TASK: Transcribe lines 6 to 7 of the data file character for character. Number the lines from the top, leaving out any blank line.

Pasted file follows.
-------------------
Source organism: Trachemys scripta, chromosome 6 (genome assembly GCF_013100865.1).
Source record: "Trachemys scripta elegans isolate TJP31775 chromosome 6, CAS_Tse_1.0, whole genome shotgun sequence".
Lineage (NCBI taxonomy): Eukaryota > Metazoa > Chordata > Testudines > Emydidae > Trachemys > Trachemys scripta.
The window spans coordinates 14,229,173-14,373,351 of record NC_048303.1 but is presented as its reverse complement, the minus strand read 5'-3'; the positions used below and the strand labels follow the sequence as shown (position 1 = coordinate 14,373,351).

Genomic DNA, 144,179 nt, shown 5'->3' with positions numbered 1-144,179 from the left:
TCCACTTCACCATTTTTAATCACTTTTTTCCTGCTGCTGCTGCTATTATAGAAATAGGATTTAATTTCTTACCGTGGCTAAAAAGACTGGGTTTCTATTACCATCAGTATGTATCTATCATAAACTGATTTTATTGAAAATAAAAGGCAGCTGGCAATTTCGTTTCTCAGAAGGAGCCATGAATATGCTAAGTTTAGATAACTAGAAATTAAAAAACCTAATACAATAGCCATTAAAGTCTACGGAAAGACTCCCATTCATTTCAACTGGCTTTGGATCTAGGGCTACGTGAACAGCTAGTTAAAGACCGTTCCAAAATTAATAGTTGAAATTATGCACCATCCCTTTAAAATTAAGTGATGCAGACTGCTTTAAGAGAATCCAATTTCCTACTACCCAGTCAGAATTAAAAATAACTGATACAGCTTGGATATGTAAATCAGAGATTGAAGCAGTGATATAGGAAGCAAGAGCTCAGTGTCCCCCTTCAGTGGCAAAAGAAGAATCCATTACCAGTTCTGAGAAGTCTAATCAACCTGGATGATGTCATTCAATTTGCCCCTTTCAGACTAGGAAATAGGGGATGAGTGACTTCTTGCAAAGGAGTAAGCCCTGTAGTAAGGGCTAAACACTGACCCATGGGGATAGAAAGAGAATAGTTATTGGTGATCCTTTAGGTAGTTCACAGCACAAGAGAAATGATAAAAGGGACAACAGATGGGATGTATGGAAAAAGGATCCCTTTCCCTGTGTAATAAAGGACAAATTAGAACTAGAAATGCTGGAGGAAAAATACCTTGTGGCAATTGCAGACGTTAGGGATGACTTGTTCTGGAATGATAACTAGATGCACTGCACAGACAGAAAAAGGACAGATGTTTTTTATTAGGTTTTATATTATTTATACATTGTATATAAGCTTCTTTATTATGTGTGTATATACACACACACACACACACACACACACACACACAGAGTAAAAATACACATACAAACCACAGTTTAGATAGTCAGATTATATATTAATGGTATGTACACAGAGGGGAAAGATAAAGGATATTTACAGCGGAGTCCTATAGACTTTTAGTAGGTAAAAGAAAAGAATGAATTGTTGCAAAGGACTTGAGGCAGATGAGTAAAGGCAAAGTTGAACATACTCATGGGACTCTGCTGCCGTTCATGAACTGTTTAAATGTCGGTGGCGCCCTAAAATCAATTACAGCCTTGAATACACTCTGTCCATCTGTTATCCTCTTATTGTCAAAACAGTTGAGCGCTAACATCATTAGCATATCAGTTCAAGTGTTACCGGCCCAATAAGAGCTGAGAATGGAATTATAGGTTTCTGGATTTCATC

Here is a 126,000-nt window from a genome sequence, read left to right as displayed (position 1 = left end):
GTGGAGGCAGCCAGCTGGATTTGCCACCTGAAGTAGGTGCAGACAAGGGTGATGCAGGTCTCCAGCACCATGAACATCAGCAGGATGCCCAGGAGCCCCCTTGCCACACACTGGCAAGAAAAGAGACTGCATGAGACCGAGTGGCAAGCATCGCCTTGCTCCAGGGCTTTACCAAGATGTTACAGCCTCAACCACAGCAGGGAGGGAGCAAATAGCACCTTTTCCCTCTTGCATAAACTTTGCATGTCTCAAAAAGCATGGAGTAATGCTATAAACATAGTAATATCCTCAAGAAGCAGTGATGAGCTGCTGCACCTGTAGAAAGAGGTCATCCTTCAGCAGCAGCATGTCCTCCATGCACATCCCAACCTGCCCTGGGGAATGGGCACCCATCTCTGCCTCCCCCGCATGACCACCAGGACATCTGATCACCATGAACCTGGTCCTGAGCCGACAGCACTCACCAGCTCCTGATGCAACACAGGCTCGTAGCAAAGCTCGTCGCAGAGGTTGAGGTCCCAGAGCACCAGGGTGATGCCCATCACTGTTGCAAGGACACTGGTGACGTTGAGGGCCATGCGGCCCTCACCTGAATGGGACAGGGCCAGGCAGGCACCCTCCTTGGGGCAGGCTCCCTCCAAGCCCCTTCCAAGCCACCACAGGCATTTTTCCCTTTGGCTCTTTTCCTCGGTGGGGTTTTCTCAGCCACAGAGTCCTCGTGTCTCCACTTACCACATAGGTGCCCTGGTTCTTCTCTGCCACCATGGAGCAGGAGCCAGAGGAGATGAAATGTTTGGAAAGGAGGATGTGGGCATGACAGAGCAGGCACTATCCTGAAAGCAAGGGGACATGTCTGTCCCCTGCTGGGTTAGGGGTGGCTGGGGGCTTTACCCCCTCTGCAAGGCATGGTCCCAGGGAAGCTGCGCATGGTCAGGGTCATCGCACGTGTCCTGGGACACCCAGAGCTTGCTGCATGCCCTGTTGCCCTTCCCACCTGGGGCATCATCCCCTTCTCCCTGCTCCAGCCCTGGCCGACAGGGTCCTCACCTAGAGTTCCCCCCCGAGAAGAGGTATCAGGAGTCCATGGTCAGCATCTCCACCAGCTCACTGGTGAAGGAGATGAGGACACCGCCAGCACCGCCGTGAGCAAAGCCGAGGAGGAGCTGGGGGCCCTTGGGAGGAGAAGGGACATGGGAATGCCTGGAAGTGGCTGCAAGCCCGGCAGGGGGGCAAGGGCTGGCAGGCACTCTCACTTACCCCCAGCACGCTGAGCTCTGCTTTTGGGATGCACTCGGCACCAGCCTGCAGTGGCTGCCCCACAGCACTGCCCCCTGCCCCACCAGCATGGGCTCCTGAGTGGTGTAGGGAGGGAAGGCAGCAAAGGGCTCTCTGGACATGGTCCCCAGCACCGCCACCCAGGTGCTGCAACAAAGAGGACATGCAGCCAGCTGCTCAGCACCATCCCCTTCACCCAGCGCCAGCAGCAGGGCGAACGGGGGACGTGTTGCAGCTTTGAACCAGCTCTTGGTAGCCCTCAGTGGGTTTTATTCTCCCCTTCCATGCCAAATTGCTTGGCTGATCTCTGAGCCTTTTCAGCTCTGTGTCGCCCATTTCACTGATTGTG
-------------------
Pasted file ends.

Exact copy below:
TCCACTTCACCATTTTTAATCACTTTTTTCCTGCTGCTGCTGCTATTATAGAAATAGGATTTAATTTCTTACCGTGGCTAAAAAGACTGGGTTTCTATTACCATCAGTATGTATCTATCATAAACTGATTTTATTGAAAATAAAAGGCAGCTGGCAATTTCGTTTCTCAGAAGGAGCCATGAATATGCTAAGTTTAGATAACTAGAAATTAAAAAACCTAATACAATAGCCATTAAAGTCTACGGAAAGACTCCCATTCATTTCAACTGGCTTTGGATCTAGGGCTACGTGAACAGCTAGTTAAAGACCGTTCCAAAATTAATAGTTGAAATTATGCACCATCCCTTTAAAATTAAGTGATGCAGACTGCTTTAAGAGAATCCAATTTCCTACTACCCAGTCAGAATTAAAAATAACTGATACAGCTTGGATATGTAAATCAGAGATTGAAGCAGTGATATAGGAAGCAAGAGCTCAGTGTCCCCCTTCAGTGGCAAAAGAAGAATCCATTACCAGTTCTGAGAAGTCTAATCAACCTGGATGATGTCATTCAATTTGCCCCTTTCAGACTAGGAAATAGGGGATGAGTGACTTCTTGCAAAGGAGTAAGCCCTGTAGTAAGGGCTAAACACTGACCCATGGGGATAGAAAGAGAATAGTTATTGGTGATCCTTTAGGTAGTTCACAGCACAAGAGAAATGATAAAAGGGACAACAGATGGGATGTATGGAAAAAGGATCCCTTTCCCTGTGTAATAAAGGACAAATTAGAACTAGAAATGCTGGAGGAAAAATACCTTGTGGCAATTGCAGACGTTAGGGATGACTTGTTCTGGAATGATAACTAGATGCACTGCACAGACAGAAAAAGGACAGATGTTTTTTATTAGGTTTTATATTATTTATACATTGTATATAAGCTTCTTTATTATGTGTGTATATACACACACACACACACACACACACACACACACAGAGTAAAAATACACATACAAACCACAGTTTAGATAGTCAGATTATATATTAATGGTATGTACACAGAGGGGAAAGATAAAGGATATTTACAGCGGAGTCCTATAGACTTTTAGTAGGTAAAAGAAAAGAATGAATTGTTGCAAAGGACTTGAGGCAGATGAGTAAAGGCAAAGTTGAACATACTCATGGGACTCTGCTGCCGTTCATGAACTGTTTAAATGTCGGTGGCGCCCTAAAATCAATTACAGCCTTGAATACACTCTGTCCATCTGTTATCCTCTTATTGTCAAAACAGTTGAGCGCTAACATCATTAGCATATCAGTTCAAGTGTTACCGGCCCAATAAGAGCTGAGAATGGAATTATAGGTTTCTGGATTTCATC

Here is a 126,000-nt window from a genome sequence, read left to right as displayed (position 1 = left end):